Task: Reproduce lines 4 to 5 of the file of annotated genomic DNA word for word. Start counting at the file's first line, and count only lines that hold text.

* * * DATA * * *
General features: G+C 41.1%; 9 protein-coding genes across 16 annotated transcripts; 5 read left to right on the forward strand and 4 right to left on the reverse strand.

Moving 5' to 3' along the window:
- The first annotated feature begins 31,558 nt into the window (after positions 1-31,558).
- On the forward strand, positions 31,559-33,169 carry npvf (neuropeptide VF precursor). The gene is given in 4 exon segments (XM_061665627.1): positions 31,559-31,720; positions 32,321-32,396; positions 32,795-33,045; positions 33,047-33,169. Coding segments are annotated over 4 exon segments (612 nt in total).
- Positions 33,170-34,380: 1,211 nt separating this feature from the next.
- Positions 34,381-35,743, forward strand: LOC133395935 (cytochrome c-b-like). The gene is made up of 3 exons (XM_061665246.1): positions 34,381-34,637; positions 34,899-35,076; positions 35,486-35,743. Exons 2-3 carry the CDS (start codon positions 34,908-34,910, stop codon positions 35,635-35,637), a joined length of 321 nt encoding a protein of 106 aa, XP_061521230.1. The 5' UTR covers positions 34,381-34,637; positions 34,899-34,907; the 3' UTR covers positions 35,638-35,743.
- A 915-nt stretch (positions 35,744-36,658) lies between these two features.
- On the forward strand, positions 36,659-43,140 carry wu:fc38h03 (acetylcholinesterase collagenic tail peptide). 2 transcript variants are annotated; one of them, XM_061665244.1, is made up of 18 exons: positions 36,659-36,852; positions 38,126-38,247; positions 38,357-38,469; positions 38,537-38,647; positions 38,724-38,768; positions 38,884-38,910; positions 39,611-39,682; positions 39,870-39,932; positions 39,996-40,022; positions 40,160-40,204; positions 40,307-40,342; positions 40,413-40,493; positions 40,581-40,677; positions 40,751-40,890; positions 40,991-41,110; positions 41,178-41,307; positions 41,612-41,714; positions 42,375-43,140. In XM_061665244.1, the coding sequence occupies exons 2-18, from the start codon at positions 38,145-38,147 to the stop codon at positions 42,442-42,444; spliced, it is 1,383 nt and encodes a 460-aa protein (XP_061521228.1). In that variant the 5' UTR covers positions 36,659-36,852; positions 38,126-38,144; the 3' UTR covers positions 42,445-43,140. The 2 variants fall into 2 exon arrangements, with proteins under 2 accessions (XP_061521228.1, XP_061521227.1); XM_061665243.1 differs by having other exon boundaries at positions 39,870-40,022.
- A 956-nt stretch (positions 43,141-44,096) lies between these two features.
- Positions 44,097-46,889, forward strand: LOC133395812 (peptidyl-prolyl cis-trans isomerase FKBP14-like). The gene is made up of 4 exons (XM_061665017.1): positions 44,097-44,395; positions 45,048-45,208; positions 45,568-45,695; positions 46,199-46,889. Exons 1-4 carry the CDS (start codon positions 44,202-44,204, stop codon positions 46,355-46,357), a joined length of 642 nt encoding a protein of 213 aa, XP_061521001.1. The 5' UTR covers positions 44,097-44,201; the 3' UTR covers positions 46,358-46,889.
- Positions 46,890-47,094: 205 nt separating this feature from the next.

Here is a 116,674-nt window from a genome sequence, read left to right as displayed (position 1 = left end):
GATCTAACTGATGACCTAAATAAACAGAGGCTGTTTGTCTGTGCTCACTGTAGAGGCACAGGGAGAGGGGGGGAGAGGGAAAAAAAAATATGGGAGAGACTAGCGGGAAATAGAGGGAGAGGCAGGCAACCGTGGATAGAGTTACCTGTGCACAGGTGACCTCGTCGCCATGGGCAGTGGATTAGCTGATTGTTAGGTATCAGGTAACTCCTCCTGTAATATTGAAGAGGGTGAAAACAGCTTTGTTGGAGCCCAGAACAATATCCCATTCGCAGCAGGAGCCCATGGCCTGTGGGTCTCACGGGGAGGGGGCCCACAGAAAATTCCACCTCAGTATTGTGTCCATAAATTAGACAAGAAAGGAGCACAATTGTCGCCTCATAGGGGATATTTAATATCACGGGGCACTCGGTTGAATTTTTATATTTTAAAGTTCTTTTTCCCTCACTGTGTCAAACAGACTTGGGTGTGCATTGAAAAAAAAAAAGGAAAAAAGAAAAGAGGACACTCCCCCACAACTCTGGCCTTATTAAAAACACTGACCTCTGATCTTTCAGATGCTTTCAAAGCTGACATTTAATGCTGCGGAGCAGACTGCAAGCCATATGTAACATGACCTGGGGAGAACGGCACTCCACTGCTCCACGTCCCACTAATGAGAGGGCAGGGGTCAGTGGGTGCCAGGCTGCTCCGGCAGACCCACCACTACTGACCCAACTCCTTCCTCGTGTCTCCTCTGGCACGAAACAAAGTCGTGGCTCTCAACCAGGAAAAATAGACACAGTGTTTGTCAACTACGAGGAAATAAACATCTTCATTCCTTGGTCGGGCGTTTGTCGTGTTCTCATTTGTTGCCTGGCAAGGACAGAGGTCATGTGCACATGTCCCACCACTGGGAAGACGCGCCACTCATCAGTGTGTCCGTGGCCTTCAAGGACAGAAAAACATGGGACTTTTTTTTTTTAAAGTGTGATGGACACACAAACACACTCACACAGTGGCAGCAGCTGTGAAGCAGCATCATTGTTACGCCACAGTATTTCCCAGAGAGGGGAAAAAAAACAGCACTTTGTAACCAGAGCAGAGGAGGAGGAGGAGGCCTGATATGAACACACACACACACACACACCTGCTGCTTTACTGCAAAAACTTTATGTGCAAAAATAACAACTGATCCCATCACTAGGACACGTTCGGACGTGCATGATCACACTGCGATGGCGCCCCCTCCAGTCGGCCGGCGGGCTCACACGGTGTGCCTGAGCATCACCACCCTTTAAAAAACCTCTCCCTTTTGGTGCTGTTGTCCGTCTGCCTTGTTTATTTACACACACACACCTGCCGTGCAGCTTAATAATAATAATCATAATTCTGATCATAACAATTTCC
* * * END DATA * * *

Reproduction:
- On the forward strand, positions 31,559-33,169 carry npvf (neuropeptide VF precursor). The gene is given in 4 exon segments (XM_061665627.1): positions 31,559-31,720; positions 32,321-32,396; positions 32,795-33,045; positions 33,047-33,169. Coding segments are annotated over 4 exon segments (612 nt in total).
- Positions 33,170-34,380: 1,211 nt separating this feature from the next.